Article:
Music

CD Shorts

Reviewed this week: Grass Widow; Nimrod Wildfire; and Judas Priest

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Thursday, August 30, 2012

Grass Widow
Internal Logic
(HLR)

Featuring layered harmonies and a propulsive beat, the third full-length from this trio of San Franciscan women is a gorgeous slice of indie pop. Opener "Goldilocks Zone" sets the mood. After something resembling an outer space transmission, surf guitar emerges and the three voices glide smoothly over the proceedings. Elsewhere, "A Light in the Static" offers an instrumental interlude that includes a nylon-string guitar solo. And the closing piano piece "Response to Photographers" ends the album with a minute and 40 seconds of obliquely played notes. Though these wordless songs deviate from the rest of the record, the majority of numbers fly by in a rush of airy vocals. Sadly, the pleasant delivery often makes individual words indistinguishable. Still, when everything comes together as it does on "Milo Minute," listeners will have a hard time not singing along. —Michael Cimaomo

*

Nimrod Wildfire
Corporate Refugee
(Blue Muse)

Corporate Refugee offers a mix of several genres. Pop-rock, country, reggae and jazz mix to form a varied tableau. Strong vocals guide each song, led by Bob Miller, the man behind the name "Nimrod Wildfire." On the rare occasion when Miller isn't leading the vocals, bassist Matt Backer takes over. Lyrics focus on social commentary and love. Miller crafts the lyrics like a bricklayer, building a story block by block. The title track, "Corporate Refuge," tells the story of a man who loses his soul to unethical business with straightforward, compelling lyrics. Though strong vocals and highly original lyrics are Corporate Refugee's greatest strength, the band at times feels relegated to the background, as if it were only there to focus attention on the lead singer. —Patrick Kelley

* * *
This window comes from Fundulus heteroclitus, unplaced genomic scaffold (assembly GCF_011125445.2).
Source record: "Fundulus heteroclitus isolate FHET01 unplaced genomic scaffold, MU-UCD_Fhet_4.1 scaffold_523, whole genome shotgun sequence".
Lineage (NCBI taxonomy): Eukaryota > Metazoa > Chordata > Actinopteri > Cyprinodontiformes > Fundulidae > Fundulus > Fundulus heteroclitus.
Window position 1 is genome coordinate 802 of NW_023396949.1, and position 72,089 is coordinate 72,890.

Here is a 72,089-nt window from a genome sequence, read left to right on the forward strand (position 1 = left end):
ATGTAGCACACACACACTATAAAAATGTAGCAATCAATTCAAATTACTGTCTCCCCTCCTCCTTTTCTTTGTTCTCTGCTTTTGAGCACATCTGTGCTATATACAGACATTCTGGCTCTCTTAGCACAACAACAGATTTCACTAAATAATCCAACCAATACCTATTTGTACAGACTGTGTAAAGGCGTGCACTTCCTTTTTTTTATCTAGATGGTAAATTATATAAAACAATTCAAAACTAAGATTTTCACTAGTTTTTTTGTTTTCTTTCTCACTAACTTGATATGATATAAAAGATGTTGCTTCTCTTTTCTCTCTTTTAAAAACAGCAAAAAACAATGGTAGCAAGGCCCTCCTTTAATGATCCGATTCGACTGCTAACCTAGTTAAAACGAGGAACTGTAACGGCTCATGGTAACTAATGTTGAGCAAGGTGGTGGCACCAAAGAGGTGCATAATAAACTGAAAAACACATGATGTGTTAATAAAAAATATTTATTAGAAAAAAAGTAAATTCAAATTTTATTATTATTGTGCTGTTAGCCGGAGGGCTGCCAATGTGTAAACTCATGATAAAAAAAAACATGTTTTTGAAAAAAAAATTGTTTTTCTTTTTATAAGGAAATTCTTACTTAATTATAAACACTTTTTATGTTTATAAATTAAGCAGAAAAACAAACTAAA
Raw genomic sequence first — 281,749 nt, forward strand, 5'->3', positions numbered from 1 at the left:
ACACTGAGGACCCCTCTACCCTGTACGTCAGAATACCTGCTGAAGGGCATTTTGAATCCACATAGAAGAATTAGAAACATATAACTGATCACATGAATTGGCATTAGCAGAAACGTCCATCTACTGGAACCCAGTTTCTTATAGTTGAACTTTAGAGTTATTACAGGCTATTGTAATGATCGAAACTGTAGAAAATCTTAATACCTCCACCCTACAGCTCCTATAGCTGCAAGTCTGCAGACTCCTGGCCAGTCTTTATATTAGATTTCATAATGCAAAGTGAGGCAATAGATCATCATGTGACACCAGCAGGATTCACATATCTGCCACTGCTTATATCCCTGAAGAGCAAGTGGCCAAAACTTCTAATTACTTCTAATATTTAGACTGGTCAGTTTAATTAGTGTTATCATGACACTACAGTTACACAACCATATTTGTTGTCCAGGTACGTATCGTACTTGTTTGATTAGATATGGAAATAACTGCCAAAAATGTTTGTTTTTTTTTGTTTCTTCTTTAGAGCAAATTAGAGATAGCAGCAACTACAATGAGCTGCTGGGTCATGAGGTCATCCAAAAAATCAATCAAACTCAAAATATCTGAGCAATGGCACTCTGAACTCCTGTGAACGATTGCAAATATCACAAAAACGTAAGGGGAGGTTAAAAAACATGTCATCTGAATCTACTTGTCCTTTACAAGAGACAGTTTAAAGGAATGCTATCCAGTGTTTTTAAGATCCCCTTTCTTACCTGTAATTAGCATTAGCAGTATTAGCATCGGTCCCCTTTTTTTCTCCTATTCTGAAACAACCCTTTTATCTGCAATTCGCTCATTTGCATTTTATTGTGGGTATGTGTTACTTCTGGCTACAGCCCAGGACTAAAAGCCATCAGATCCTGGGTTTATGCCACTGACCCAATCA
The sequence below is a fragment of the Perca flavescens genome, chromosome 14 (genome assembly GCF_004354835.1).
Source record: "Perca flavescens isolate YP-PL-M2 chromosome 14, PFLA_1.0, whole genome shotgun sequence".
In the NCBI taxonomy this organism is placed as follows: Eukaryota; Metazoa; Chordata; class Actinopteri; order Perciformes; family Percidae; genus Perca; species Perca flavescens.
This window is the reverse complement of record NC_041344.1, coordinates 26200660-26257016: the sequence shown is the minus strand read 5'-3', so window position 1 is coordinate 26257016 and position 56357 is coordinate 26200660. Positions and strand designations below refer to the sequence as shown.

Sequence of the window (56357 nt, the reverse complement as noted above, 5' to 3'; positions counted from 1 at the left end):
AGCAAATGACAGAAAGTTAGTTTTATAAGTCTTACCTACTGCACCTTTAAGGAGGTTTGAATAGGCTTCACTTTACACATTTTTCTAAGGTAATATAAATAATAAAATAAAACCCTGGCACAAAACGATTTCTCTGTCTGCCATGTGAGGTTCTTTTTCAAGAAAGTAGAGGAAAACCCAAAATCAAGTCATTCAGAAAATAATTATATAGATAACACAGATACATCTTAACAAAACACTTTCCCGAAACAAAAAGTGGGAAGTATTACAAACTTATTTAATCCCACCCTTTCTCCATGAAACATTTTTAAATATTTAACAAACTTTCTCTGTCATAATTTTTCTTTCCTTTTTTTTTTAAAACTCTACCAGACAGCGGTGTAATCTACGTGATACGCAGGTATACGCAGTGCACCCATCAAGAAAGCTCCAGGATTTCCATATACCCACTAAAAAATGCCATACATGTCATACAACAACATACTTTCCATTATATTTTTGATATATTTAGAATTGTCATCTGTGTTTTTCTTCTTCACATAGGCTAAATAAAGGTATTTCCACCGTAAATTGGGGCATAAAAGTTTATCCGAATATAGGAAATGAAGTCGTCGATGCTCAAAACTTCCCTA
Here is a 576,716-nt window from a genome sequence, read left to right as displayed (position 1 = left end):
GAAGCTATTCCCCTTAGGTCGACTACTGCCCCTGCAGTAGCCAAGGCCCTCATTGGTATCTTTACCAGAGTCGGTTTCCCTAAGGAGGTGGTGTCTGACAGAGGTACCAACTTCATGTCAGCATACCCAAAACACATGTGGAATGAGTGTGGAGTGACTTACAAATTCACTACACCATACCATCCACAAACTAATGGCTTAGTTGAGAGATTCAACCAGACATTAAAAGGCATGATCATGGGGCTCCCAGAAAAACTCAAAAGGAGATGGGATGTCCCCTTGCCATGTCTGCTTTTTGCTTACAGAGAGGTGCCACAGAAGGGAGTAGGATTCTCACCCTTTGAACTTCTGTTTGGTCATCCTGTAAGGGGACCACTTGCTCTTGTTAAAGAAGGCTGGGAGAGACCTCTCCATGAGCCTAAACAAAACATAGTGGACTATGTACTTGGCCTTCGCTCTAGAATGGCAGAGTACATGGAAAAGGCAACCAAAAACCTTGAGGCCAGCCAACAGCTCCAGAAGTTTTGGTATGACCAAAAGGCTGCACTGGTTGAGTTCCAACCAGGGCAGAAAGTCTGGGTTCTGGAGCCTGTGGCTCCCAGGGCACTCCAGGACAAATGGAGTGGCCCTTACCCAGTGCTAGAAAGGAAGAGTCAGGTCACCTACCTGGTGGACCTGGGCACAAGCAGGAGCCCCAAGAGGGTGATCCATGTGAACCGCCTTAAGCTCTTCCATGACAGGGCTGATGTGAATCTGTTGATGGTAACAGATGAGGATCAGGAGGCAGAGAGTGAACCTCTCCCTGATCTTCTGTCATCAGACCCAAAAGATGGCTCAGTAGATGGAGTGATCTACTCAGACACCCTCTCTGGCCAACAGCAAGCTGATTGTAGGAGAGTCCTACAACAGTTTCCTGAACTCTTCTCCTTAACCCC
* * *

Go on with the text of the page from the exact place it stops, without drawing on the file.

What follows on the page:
*

Judas Priest
Screaming for Vengeance 30th Anniversary Edition
(Columbia/Legacy)

Once you've seen the Judas Priest pre-concert parking lot documentary Heavy Metal Parking Lot, it's tougher to take the band seriously. And sure, there are plenty of opportunities to find retro humor or pure nostaglia in the buzzing, tapping guitar leads and the leather-clad persona the band fostered. Still, there's something hugely attractive about the irony-free, bull-headed snare pounding and all-out sonic assault of yesteryear. 2012 marks 30 years since the release of this quintessential Priest album. Take the album in its true context—a few years after the comic-book excess of Kiss, and at the very cusp of hairsprayed '80s metal—and Priest seems pretty stripped-down and straightforward in comparison. And, especially if you lived it the first time around, there's an undeniable bit of headbanging pleasure in the band's relatively soft mega-hit "You've Got Another Thing Coming." This time, there's a 1983 concert DVD, too, a heartily recommended follow-up to Heavy Metal Parking Lot. —James Heflin

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